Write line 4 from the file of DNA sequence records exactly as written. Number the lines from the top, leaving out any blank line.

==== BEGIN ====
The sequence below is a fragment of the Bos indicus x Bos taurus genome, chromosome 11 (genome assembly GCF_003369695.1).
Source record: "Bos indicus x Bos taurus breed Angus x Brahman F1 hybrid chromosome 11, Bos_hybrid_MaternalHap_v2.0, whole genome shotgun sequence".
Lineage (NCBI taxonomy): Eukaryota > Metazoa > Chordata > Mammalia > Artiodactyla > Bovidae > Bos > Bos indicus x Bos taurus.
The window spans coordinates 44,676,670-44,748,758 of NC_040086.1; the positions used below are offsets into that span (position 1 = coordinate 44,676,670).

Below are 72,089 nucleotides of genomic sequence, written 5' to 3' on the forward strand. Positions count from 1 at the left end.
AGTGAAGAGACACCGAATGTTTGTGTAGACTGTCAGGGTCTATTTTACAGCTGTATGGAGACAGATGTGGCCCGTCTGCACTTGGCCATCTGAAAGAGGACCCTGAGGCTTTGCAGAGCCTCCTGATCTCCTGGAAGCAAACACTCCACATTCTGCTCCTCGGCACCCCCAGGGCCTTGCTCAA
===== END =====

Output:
The window spans coordinates 44,676,670-44,748,758 of NC_040086.1; the positions used below are offsets into that span (position 1 = coordinate 44,676,670).